Sid Brown
We actually get some respect when we walk in a room now and we say we're industrial users or builders. And, you know, I just want to kind of say, John, it's so true that industrial has just boomed the last couple of years and vacancy rates in some markets are really at all time. Lows are pretty low. And what's really remarkable is the amount of increase in rents that have taken place in certain markets. And it's almost ironic that you can get more money for warehouse space on a per square foot basis than office space in certain markets today. And who would have thought that? But one of the biggest things that is presenting a problem for folks like ourselves, that our users or developers or space is there's a shortage of labor out there to actually operate. And when we're talking about reverse logistics, which is a very complex part of the supply chain, it is very labor intensive. And so therefore, it puts further pressure on the users to be able to figure out where they should locate their facilities based on labor availability. And sometimes it will cost a little bit more from a transportation standpoint simply because they'll get a better availability and source and supply and cost of labor.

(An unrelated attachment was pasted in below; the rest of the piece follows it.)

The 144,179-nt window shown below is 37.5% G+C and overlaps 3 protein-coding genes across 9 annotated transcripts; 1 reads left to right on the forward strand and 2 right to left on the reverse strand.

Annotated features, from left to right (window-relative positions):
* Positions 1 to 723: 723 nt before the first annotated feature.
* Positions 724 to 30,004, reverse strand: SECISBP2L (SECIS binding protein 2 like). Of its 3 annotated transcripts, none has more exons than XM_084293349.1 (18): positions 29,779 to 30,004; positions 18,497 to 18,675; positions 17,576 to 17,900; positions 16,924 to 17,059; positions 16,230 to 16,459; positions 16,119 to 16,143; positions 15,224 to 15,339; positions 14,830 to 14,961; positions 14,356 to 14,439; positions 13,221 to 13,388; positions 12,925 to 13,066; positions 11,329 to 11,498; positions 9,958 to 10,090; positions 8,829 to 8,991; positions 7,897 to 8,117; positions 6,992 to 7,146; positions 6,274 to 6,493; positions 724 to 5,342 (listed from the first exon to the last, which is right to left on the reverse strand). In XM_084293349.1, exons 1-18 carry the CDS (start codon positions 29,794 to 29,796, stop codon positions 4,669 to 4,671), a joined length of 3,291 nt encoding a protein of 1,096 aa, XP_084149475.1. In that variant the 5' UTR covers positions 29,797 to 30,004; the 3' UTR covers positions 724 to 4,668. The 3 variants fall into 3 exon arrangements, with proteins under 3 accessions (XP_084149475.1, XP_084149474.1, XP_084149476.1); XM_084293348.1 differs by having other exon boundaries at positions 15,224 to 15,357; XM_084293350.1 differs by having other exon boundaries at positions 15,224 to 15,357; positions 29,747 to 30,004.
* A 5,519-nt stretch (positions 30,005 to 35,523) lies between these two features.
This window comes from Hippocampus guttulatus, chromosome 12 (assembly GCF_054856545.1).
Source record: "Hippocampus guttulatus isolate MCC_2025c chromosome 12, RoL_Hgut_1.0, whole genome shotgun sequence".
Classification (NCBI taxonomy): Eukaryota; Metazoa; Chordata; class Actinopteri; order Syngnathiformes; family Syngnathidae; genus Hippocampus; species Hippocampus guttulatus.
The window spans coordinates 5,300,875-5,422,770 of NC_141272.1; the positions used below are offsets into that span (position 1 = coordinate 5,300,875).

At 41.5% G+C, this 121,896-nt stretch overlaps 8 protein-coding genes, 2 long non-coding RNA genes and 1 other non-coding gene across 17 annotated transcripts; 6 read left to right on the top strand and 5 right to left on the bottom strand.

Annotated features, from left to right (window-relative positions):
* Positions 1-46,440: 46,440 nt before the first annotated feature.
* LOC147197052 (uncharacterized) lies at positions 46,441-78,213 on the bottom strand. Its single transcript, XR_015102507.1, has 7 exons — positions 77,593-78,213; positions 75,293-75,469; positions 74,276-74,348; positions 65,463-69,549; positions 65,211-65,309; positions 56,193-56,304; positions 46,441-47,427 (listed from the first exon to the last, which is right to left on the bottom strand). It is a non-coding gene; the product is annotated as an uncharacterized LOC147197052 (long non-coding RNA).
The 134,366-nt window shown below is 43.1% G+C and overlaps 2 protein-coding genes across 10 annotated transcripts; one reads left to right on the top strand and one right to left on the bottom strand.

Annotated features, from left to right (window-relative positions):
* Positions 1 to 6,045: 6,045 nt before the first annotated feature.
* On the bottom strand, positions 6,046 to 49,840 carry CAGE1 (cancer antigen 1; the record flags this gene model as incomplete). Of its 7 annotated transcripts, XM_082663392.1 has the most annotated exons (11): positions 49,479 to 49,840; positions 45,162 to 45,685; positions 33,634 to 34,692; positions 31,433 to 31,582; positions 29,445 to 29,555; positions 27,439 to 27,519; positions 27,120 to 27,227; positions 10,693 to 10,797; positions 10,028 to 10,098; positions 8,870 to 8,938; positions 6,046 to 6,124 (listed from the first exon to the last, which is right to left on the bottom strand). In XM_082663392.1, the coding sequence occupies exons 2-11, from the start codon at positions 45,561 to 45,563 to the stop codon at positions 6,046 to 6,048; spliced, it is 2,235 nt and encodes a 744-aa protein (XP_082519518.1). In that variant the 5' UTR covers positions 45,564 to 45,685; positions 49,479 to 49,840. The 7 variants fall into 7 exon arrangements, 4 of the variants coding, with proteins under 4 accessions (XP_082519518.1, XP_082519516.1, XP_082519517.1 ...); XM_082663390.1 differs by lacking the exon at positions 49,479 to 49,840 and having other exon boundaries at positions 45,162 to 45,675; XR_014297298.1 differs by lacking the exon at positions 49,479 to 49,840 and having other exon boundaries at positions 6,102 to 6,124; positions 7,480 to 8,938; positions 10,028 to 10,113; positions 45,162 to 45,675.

John Morris